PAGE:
Afgherican

American – as my passport states
Afghan – as my parents reiterate

Growing up, in-between
In a state of red, and black, green
With white skin, but feeling blue

What White?
The narrow American description?
Or my Panjsheri porcelain representation?
Which White do I check in the application?
Wait – aren’t I technically Asian?
But not Caucasian. Further complications.

In younger years, the deep Atlantic Ocean
Tried to swallow my soul whole,
As I struggled whether to swim towards
The right or left, in search of a security net.

Eventually, I floated on until an island took me in.
There, I embraced both cultures and nationalities.
Creating an identity where I could represent a blend,
Finally, free to be as I please.


Written by: Pary Shuaib

Pary Shuaib

Pary Shuaib

Pary Shuaib is a Free Women Writers member with a relentless passion for gender equality. She has a BA in Communication from George Mason University and sometimes does yoga to soothe her soul.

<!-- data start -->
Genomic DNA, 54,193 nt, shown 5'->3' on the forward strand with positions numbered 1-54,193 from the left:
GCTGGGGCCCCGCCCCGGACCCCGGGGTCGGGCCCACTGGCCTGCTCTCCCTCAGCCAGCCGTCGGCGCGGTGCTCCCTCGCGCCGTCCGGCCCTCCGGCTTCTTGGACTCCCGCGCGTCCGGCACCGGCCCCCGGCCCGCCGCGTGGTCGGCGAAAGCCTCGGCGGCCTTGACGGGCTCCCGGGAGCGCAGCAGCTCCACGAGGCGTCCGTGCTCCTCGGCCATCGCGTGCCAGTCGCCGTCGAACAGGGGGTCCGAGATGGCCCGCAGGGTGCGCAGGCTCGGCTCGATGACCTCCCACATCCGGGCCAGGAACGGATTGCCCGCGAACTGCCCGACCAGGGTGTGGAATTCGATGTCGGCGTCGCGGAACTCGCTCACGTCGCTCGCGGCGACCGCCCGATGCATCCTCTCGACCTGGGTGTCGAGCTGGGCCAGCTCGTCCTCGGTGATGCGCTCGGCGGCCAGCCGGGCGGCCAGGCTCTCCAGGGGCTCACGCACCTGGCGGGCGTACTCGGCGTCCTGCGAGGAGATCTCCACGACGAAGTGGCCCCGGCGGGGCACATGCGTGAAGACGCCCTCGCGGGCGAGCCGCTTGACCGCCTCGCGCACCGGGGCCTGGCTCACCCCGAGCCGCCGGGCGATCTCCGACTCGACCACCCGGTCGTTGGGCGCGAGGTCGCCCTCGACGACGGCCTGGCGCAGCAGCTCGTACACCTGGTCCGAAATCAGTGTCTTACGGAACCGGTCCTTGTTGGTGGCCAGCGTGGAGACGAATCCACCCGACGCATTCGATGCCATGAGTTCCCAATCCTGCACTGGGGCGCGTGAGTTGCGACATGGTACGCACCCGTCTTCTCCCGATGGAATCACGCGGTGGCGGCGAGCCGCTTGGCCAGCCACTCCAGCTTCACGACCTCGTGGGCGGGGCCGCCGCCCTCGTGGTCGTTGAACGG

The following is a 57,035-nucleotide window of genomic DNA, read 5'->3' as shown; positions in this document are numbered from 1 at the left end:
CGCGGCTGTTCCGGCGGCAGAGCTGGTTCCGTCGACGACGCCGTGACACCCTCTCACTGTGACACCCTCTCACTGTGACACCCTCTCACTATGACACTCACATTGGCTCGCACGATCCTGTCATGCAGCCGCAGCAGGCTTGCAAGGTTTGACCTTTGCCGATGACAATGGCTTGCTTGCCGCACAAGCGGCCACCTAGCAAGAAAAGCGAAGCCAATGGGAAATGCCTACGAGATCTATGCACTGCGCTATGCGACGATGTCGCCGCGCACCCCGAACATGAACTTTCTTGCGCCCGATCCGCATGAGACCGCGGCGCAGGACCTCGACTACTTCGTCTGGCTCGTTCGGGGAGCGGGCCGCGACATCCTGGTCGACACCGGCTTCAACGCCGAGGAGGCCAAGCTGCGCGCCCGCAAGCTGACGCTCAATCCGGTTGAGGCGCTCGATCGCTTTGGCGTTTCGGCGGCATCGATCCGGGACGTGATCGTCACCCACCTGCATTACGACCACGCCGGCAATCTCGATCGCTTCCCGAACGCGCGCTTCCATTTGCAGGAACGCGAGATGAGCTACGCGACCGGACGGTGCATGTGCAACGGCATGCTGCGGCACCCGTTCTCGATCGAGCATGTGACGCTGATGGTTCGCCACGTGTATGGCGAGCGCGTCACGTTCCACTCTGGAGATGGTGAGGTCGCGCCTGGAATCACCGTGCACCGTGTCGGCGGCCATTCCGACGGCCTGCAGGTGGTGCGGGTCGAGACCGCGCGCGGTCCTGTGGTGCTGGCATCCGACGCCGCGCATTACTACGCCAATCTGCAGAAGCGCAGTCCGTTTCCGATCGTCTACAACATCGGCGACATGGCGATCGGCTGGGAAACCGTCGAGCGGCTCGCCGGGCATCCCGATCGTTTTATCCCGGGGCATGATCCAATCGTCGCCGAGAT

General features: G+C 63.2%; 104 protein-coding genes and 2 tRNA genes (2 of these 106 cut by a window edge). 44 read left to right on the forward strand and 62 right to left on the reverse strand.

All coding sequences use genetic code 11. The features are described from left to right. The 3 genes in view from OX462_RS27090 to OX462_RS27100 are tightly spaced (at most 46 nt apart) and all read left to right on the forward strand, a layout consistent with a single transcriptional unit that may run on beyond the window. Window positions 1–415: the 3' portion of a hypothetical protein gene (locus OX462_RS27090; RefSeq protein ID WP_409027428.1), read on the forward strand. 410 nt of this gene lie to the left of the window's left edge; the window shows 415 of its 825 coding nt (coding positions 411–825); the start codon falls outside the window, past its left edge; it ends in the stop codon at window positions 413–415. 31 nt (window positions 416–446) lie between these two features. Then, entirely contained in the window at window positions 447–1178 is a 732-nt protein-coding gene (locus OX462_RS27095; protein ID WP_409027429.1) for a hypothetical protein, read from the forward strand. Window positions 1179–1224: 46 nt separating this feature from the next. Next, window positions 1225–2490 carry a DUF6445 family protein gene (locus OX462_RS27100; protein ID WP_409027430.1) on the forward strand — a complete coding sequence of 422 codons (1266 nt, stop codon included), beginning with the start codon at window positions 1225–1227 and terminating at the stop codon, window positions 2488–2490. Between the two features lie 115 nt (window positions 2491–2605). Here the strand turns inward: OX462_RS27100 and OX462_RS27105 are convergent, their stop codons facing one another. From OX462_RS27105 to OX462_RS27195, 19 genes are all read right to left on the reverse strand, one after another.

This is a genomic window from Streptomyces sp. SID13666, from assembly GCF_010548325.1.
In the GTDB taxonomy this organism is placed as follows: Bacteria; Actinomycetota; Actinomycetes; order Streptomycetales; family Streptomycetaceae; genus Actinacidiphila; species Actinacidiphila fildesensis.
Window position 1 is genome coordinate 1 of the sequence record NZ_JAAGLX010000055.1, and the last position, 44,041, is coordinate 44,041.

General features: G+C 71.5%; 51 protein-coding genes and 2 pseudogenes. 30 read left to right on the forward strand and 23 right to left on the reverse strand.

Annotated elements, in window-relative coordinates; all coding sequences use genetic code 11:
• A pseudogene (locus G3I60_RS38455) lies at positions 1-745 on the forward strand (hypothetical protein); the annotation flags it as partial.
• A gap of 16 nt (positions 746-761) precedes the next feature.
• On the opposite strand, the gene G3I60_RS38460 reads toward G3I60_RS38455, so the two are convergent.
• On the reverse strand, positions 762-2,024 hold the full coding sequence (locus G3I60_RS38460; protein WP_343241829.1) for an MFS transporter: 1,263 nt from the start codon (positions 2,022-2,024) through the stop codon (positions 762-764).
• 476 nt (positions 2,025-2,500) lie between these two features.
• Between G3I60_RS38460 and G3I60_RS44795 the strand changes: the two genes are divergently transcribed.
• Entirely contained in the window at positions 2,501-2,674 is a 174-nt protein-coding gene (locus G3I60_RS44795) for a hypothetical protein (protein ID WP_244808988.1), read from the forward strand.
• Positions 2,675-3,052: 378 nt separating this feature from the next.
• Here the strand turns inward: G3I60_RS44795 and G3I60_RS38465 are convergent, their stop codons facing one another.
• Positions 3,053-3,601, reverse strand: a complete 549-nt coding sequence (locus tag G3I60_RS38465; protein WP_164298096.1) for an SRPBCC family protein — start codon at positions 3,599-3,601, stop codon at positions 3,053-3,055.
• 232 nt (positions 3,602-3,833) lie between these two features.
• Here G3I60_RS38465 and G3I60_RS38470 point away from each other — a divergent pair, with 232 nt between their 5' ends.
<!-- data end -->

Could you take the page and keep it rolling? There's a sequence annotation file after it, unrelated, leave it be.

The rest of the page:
Pary Shuaib

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Daughters of Rabia is a collection of Afghan women's writings in defense of their human rights. The book was published by two Afghan activists, Noorjahan Akbar and Batul Muradi, in 2013. Following the book's success and distribution in six provinces in Afghanistan, Noorjahan Akbar created the Free Women Writers blog to continue publishing women's writings in Persian, Pashtu and Uzbeki. Since then, the blog has expanded to include hundreds of articles, poems, narratives, essays and paintings about gender equality, environmental concerns, economic inequality, democracy and other social justice issues. With a weekly readership of more than thirty thousand, the blog has reached tens of thousands of Afghans. This website is the English translation of these writings. Read the Persian book here: http://bit.ly/DaughtersofRabia